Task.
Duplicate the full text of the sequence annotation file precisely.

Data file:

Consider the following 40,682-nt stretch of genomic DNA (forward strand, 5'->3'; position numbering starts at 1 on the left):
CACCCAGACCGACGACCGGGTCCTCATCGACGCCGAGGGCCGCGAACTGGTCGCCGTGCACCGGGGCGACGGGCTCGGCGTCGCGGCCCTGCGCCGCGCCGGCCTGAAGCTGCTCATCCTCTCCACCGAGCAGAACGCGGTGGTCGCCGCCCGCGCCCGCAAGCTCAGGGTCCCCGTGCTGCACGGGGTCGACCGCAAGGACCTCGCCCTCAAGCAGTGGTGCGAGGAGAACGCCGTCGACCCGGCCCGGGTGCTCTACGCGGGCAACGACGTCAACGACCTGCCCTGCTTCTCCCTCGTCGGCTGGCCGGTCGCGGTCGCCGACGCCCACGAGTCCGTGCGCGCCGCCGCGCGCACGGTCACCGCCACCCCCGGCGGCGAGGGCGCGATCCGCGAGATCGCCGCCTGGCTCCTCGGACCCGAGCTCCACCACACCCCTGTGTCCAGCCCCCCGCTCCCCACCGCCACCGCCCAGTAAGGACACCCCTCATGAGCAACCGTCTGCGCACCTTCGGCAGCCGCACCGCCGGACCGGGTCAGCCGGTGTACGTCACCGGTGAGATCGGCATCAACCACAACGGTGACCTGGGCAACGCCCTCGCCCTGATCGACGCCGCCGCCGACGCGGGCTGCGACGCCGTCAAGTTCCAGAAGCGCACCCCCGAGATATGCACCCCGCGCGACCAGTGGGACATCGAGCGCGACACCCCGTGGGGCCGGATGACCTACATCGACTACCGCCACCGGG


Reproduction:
Consider the following 40,682-nt stretch of genomic DNA (forward strand, 5'->3'; position numbering starts at 1 on the left):
CACCCAGACCGACGACCGGGTCCTCATCGACGCCGAGGGCCGCGAACTGGTCGCCGTGCACCGGGGCGACGGGCTCGGCGTCGCGGCCCTGCGCCGCGCCGGCCTGAAGCTGCTCATCCTCTCCACCGAGCAGAACGCGGTGGTCGCCGCCCGCGCCCGCAAGCTCAGGGTCCCCGTGCTGCACGGGGTCGACCGCAAGGACCTCGCCCTCAAGCAGTGGTGCGAGGAGAACGCCGTCGACCCGGCCCGGGTGCTCTACGCGGGCAACGACGTCAACGACCTGCCCTGCTTCTCCCTCGTCGGCTGGCCGGTCGCGGTCGCCGACGCCCACGAGTCCGTGCGCGCCGCCGCGCGCACGGTCACCGCCACCCCCGGCGGCGAGGGCGCGATCCGCGAGATCGCCGCCTGGCTCCTCGGACCCGAGCTCCACCACACCCCTGTGTCCAGCCCCCCGCTCCCCACCGCCACCGCCCAGTAAGGACACCCCTCATGAGCAACCGTCTGCGCACCTTCGGCAGCCGCACCGCCGGACCGGGTCAGCCGGTGTACGTCACCGGTGAGATCGGCATCAACCACAACGGTGACCTGGGCAACGCCCTCGCCCTGATCGACGCCGCCGCCGACGCGGGCTGCGACGCCGTCAAGTTCCAGAAGCGCACCCCCGAGATATGCACCCCGCGCGACCAGTGGGACATCGAGCGCGACACCCCGTGGGGCCGGATGACCTACATCGACTACCGCCACCGGG